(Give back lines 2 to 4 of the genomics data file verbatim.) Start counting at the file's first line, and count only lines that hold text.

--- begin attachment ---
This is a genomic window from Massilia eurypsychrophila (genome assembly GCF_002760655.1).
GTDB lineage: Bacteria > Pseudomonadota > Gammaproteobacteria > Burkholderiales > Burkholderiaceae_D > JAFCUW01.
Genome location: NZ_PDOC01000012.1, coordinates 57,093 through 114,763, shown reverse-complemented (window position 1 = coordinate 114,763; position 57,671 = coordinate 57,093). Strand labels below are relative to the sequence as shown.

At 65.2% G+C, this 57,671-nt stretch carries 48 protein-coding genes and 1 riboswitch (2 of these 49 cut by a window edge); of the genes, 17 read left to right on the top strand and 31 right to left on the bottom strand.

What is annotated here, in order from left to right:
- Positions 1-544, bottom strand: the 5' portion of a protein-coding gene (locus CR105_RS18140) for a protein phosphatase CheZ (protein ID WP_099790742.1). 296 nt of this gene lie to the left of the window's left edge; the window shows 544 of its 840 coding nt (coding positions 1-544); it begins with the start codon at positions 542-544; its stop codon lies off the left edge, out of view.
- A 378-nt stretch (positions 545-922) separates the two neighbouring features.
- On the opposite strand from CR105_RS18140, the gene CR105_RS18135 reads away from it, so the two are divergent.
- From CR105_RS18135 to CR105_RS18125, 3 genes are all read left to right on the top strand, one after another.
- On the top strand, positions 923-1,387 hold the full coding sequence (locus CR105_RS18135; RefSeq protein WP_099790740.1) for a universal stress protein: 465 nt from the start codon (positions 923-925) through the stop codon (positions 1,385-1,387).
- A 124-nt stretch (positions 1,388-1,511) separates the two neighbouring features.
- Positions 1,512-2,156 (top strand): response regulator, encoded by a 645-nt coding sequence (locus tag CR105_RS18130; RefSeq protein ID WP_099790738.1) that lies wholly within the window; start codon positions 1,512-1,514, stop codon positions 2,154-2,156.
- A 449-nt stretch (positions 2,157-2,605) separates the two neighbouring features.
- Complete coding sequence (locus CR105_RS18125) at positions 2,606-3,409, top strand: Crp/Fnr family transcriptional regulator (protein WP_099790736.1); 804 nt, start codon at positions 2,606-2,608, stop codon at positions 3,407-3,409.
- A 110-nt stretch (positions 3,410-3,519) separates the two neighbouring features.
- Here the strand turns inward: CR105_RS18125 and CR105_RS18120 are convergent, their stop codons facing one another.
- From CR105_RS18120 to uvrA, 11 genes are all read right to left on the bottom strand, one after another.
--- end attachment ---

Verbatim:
GTDB lineage: Bacteria > Pseudomonadota > Gammaproteobacteria > Burkholderiales > Burkholderiaceae_D > JAFCUW01.
Genome location: NZ_PDOC01000012.1, coordinates 57,093 through 114,763, shown reverse-complemented (window position 1 = coordinate 114,763; position 57,671 = coordinate 57,093). Strand labels below are relative to the sequence as shown.

At 65.2% G+C, this 57,671-nt stretch carries 48 protein-coding genes and 1 riboswitch (2 of these 49 cut by a window edge); of the genes, 17 read left to right on the top strand and 31 right to left on the bottom strand.